Writing Advice I Hate

Writing Advice I Hate

 Bit of a disclaimer, I don't really hate anything per se, but I recently did a podcast episode about writing advice that I think is often misinterpreted, unhelpful, or applied in ways I disagree with.

You can check that out on your favourite podcast app or read a few of my least favourite pieces of writing advice below. 


“Said Is Dead”

If you use it sparingly, “said” is pretty invisible. Sometimes it’s obvious who’s speaking. You don’t need to use a dialogue tag in every line or you can end up with something like this:

"That's all right. What's your name?" I questioned.
"My name's Harry Potter, although most people call me Vampire these days." he grumbled.
"Why?" I exclaimed.
"Because I love the taste of human blood." he giggled.
"Well, I am a vampire." I confessed.
"Really?" he whimpered.
"Yeah." I roared.

That's from My Immortal, a famously bad fanfic. If you’re interested, I rewrote that^ conversation on the podcast (latest episode) to show how you can use action beats instead of overusing dialogue tags.


“You Don’t Need to Read to Write”

You don’t need to read 100 books a year to write, sure, but reading fiction is so so so helpful. You learn so much by actively reading. You learn about structure, grammar, vocabulary, narrative devices, common cliches, what works, what doesn’t, and so on.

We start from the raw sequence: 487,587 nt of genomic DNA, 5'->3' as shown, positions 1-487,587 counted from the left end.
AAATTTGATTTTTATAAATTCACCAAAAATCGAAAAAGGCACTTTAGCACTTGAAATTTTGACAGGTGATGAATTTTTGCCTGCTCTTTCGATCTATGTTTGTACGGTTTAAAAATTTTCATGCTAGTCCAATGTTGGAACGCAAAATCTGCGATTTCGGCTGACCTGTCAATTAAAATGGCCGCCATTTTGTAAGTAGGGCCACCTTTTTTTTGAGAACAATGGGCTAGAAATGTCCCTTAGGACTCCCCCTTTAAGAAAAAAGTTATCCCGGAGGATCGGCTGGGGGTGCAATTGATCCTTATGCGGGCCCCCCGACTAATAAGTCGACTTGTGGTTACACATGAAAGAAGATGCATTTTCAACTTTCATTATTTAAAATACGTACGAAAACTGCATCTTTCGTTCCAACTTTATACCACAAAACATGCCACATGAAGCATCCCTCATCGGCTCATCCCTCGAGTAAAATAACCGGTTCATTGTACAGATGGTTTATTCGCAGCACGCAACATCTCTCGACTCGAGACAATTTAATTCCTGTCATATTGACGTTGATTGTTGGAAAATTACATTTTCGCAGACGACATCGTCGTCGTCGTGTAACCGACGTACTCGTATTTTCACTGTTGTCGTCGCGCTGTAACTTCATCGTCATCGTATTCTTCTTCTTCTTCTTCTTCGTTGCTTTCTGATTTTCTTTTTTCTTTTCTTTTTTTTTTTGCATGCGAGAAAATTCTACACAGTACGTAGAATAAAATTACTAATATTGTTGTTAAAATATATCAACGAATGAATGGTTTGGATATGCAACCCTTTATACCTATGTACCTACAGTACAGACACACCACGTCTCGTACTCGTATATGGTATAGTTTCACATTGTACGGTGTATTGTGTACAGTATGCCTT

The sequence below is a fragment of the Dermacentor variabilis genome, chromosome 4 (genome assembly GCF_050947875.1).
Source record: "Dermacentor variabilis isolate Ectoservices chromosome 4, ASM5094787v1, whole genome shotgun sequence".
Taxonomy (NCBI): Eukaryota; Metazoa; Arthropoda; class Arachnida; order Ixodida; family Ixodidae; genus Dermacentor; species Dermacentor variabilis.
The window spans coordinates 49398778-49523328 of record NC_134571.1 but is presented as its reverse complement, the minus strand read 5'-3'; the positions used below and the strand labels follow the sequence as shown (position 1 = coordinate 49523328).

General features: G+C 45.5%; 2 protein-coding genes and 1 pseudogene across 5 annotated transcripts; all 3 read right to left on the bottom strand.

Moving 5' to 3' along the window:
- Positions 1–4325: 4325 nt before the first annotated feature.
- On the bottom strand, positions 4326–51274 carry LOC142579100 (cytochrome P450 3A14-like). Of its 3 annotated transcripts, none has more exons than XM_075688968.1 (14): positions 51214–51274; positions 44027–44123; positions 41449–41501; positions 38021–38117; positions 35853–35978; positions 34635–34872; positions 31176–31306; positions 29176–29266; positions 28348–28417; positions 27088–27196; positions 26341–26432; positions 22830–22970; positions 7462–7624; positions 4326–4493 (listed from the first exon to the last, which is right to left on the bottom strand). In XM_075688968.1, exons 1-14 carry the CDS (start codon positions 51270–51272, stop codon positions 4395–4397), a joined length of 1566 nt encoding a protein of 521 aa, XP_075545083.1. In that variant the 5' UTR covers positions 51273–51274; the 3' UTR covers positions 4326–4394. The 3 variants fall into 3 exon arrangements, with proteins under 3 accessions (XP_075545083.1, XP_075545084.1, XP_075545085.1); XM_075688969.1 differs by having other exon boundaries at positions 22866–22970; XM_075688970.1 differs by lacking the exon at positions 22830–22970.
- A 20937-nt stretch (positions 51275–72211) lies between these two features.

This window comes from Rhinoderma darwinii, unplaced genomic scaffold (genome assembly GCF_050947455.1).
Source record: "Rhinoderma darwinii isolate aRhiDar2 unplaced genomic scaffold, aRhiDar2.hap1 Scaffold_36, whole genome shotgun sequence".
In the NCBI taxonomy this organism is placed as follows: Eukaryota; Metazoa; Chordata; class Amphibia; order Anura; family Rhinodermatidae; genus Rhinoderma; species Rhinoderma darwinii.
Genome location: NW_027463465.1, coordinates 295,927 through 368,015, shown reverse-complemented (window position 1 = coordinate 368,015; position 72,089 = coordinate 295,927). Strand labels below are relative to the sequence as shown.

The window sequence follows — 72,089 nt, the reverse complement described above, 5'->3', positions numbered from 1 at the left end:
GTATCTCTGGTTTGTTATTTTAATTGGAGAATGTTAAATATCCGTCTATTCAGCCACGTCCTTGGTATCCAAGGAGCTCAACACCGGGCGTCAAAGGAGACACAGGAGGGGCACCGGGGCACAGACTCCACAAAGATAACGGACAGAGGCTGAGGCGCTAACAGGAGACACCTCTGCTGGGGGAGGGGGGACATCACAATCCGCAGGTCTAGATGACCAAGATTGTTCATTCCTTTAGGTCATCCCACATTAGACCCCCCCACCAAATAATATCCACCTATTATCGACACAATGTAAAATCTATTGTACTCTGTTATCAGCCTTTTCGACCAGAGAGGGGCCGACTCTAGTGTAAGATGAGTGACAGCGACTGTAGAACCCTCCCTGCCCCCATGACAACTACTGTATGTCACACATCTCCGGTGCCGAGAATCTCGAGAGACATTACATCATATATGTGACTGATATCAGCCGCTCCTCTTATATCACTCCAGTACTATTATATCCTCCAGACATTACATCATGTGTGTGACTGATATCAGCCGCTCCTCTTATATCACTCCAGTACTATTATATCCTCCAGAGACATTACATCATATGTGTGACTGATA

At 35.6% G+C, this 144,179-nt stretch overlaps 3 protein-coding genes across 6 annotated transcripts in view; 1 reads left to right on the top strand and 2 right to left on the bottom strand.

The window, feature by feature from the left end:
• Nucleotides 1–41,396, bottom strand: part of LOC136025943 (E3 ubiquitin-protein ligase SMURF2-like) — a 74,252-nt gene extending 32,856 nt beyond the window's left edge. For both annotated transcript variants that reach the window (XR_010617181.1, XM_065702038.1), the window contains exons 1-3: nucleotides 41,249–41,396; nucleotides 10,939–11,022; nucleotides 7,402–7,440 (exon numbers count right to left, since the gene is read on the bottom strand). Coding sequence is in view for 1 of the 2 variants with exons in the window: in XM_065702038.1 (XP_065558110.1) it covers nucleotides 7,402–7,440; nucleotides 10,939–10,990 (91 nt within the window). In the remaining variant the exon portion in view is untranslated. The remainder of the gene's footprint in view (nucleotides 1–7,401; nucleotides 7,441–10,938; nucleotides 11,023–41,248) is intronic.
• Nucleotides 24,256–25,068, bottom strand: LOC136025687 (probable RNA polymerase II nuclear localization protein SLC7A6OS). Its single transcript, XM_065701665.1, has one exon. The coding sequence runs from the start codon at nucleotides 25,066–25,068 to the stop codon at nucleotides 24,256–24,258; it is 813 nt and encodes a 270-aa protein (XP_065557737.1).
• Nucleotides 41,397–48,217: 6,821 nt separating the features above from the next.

If you prefer watching movies/shows to reading books, why not invest some time in learning to write a screenplay? It might be something more up your alley, and you might be better at it.

I know it can be hard to balance writing/reading with your other responsibilities so this doesn’t come from a place of judgement. Even 1 book per year is so much more helpful than 0.



Free Writing 
Cheat Sheets
Body language cheat sheet, settings cheat sheet, and a plot outline template, straight to your inbox!
Thank you for subscribing!



“'Write What You Know’ Is Stupid”

I see so much pushback against “write what you know”, but I think drawing on your personal experiences can add a lot to your story.

You might not know what it feels like when your war unicorn is slaughtered for meat, but you’ve probably lost a pet. You know what it feels like, and you can harness that.

Plus there’s magic in writing about things you have some capacity to understand (to some extent at the very least).

Maybe ‘write only what you know’ would be stupid, but using your experiences to enrich your writing is cool, I think.


“You Have to Avoid Cliches Like the Plague”

Some readers prefer to be surprised, and prefer to see fresh ideas. Some! Not all! Others might prefer something safe, predictable, or cosy.

Some people really, really love certain cliches. All readers are different and there’s a market for everything. If a cliche makes you happy, I think you should write it. You can’t please everyone, but you can please yourself.

Think about how many near-identical Hallmark Christmas movies there are. Somebody’s out there watching those or they’d stop making them!


Want more?

In today’s episode of the Writing Club podcast I go into way more detail for each of these points, rewrite My Immortal, and cover other pieces of advice I "hate". Listen on...

Back to blog

You might also need...